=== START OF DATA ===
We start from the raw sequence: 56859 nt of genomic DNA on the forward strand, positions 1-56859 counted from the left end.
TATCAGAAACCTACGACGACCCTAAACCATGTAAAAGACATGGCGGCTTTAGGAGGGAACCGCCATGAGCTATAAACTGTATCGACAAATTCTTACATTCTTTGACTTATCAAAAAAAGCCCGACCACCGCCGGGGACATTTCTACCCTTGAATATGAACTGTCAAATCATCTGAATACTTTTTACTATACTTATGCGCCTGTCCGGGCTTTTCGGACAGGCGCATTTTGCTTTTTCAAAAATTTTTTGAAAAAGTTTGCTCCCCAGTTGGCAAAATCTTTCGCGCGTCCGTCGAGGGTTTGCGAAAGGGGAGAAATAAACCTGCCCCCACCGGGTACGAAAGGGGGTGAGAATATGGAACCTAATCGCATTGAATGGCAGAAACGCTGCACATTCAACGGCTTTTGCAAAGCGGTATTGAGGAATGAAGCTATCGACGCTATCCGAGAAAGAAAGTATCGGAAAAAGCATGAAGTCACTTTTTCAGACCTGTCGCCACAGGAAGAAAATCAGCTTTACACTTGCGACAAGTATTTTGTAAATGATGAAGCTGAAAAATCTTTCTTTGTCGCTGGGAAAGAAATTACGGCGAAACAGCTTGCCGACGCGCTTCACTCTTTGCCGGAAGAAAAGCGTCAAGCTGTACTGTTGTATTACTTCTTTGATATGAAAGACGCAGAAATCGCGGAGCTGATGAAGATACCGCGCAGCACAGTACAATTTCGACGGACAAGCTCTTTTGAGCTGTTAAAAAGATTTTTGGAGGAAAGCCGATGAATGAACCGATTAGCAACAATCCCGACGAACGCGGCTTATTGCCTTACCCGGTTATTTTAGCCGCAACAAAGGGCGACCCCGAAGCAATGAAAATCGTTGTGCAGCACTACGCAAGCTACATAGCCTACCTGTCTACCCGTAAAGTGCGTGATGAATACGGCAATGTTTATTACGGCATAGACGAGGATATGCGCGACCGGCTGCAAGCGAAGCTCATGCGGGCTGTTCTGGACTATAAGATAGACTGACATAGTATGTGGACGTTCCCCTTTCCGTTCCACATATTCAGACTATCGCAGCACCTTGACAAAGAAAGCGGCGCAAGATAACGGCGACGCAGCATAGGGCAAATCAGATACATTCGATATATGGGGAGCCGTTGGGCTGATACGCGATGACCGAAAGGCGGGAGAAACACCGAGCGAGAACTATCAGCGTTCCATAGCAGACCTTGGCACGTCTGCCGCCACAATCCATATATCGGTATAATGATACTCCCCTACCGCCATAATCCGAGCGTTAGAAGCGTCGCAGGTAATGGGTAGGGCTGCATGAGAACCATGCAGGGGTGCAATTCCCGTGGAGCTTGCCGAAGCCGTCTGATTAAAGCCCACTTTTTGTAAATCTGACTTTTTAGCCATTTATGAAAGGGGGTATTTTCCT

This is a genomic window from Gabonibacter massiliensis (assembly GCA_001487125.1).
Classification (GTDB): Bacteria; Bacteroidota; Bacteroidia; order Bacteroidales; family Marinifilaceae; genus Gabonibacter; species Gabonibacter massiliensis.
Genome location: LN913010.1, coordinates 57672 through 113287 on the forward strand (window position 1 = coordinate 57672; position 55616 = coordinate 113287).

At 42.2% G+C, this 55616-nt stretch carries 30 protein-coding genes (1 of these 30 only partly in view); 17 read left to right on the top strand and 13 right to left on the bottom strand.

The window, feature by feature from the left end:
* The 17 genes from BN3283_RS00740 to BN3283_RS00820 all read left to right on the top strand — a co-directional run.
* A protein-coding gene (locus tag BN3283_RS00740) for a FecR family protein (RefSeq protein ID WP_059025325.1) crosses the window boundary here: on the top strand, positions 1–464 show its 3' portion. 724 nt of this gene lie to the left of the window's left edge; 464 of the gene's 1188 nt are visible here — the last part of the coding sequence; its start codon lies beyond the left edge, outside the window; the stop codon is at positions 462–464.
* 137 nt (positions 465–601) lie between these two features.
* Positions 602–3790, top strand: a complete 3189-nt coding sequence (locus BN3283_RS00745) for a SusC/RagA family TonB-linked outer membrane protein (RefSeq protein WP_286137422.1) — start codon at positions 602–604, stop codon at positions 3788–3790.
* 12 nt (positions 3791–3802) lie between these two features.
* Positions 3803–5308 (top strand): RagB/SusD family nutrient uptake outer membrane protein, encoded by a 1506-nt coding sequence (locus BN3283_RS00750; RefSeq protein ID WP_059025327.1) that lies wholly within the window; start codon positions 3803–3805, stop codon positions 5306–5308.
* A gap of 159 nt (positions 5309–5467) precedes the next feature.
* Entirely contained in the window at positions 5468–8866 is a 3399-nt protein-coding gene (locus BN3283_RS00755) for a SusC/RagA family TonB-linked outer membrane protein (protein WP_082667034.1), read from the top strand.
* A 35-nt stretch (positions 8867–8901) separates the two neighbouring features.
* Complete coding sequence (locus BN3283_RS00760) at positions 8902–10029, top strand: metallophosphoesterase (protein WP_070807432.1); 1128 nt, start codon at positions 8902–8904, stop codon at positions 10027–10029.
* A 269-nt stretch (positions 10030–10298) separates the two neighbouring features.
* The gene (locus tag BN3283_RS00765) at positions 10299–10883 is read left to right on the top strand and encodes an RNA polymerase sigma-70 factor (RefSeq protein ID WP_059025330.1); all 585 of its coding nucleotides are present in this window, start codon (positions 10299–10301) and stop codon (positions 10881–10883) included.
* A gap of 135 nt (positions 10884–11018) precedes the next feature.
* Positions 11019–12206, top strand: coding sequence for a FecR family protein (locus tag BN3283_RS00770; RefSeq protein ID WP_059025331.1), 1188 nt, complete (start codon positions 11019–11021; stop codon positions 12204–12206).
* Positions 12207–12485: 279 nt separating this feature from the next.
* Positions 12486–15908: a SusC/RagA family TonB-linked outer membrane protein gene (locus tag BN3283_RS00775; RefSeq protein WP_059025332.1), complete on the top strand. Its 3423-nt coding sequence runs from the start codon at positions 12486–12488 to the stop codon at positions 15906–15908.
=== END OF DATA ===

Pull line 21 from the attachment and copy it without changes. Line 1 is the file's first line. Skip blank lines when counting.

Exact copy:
* Positions 11019–12206, top strand: coding sequence for a FecR family protein (locus tag BN3283_RS00770; RefSeq protein ID WP_059025331.1), 1188 nt, complete (start codon positions 11019–11021; stop codon positions 12204–12206).